• Make sure the person wants the pet! Pets are a life-long commitment and can often interfere with jobs, school, vacations, and other lifestyle choices.
  • Consider getting the pet gear (bed, collar, leash, toys) and giving a “pet promise.”  After the holidays are over, take the recipient to a local shelter to pick out their pet.
  • Make sure the recipient has the financial resources to care for the pet.  Food, training, boarding, grooming, and veterinary care add up over time and you do not want to put someone in a position where they have a pet they cannot afford.
  • Shop the shelters first.  There are so many wonderful shelter dogs and cats available, and many shelters offer gift cards so you can give those as part of a “pet promise.”
  • Do research on whatever you are considering.  Do you have enough room for a large dog?  Is anyone in the family allergic to cats? Is your child old enough and responsible enough to care for a pet?  It is better to ask these questions before you get a pet than find out after you have bonded with a pet and have to rehome it.
  • Do not let getting a pet as a present be a “spur of the moment” decision.  A pet is a gift, not a present, and should be enjoyed throughout the year and not just at holidays.

If you have any questions about getting a pet this holiday, please feel free to contact AVC to speak to our knowledgeable staff.  If you get a pet, feel free to stop by so we can meet the newest member of your family!

Ringing in the New Year

It is natural for people to overindulge at this time of year and allow their pets to do the same.  Remember that pets have delicate digestive systems and changes to their diet could cause vomiting or diarrhea.  Turkey or ham scraps may seem like a nice treat for your dog, but you are better off throwing it away.  Turkey and prime rib bones are choking hazards and may cause internal bleeding.  Also, remember that alcohol is toxic to pets.  If possible, contain your pet in an area away from parties.  If your pet mingles with the guests, make sure they do not indulge in any untended plates or drinks.  If you have reason to believe your pet may have ingested something harmful, bring them to AVC immediately.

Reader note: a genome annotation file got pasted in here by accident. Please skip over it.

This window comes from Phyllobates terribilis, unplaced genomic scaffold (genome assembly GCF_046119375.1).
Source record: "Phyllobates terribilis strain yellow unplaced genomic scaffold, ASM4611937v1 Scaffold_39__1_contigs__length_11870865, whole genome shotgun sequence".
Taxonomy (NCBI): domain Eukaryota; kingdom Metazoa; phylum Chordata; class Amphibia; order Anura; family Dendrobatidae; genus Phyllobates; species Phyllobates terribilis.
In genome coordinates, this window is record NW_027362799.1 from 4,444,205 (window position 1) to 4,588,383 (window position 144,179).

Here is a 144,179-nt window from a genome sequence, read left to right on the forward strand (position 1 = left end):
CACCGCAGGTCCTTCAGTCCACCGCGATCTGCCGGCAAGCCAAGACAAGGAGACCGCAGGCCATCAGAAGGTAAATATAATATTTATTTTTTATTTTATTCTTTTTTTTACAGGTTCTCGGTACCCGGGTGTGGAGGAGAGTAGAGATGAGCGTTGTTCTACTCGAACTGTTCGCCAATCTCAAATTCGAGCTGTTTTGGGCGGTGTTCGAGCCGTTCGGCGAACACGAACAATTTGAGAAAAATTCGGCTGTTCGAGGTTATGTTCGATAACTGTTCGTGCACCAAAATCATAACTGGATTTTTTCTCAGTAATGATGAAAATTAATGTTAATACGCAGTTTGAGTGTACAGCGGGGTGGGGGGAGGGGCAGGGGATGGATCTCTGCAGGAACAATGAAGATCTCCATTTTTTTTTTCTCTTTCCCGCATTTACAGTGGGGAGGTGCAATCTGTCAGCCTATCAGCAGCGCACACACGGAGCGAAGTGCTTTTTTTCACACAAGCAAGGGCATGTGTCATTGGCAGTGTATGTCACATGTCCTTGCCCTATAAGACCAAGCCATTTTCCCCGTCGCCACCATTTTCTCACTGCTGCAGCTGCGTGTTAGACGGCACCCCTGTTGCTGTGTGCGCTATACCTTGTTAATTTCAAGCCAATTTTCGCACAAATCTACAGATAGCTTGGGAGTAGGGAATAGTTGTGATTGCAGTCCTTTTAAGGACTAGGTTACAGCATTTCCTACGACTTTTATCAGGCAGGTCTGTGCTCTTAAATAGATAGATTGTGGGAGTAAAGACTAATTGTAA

Possibly the most traumatic event for pets on New Year’s Eve is fireworks.  Fireworks can be so upsetting for some dogs that they jump through a window or over a six-foot fence out of sheer panic or in an attempt to escape the noise and booming vibration.  For this reason, the most important thing you can do to protect your pet (even indoor pets) is to make sure they are microchipped and have a collar with your contact information on it.  We strongly recommend your pet have both.  Other things you can do to help your pet survive the holiday include keeping them home, closing all the windows and doors, leaving a television or radio playing to drown out noise, keeping them in a small secure space, and staying home with your pet.  For dogs with an extreme fear of fireworks, all of the above, products like the Thundershirt, and even sedation may be required.

The doctors and staff at AVC are looking forward to an amazing 2019.  We wish all our friends, two-legged, four-legged, no-legged, and feathered, a safe and happy holiday season.

Advanced Veterinary Care of San Elijo 

1691 Melrose Dr. Suite # 110
San Marcos, CA 92078
760-736-3636
www.sanelijovet.com

Veterinary Workshop for High School Students!

Veterinary Workshop for High School Students!

We only have a few spots left! Register your student today!

Back by popular demand Advanced Veterinary Care of San Elijo is pleased to offer our next veterinary workshop on Wednesday, December 2nd! This class is open to High School students and will be held from 3:30 to 5:30. Students interested in a career in veterinary medicine are strongly encouraged to attend.

Veterinary Medicine 101

The Art of Physical Examination

vetnov

This course will cover:

  • How to perform a thorough physical examination on a dog
  • How to measure a dog’s vital signs

  • How to evaluate a dog’s body condition

  • How to use a stethoscope, otoscope and ophthalmoscope

Classes will be interactive lecture followed by a hands-on laboratory component. This class will be taught and directly supervised by a veterinarian. Gentle, friendly pets will be provided for students to learn physical examination skills. Enrollment is extremely limited and classes will be filled on a first come first served basis. Registration is 40.00 per student and is due in cash or check on the day of the workshop. Parents will be notified of your student’s registration status by e-mail. Refreshments will be provided.

Please visit our website at www.sanelijovet.com to fill out a registration form for your student. If you have questions or would like additional information please call our office at 760-736-3636.

Keep an eye out on our website for our information regarding our exciting upcoming “Exotics Encounter” workshop!

Advanced Veterinary Care of San Elijo Hills

Advanced Veterinary Care of San Elijo 

1691 Melrose Dr Suite # 110
San Marcos, CA 92078
760-736-3636
www.sanelijovet.com

Advanced Veterinary Care of San Elijo Pet Halloween Costume Contest

PET Halloween Costume Contest

Advanced Veterinary Care of San Elijo is looking for the best pet Halloween Costume of 2015!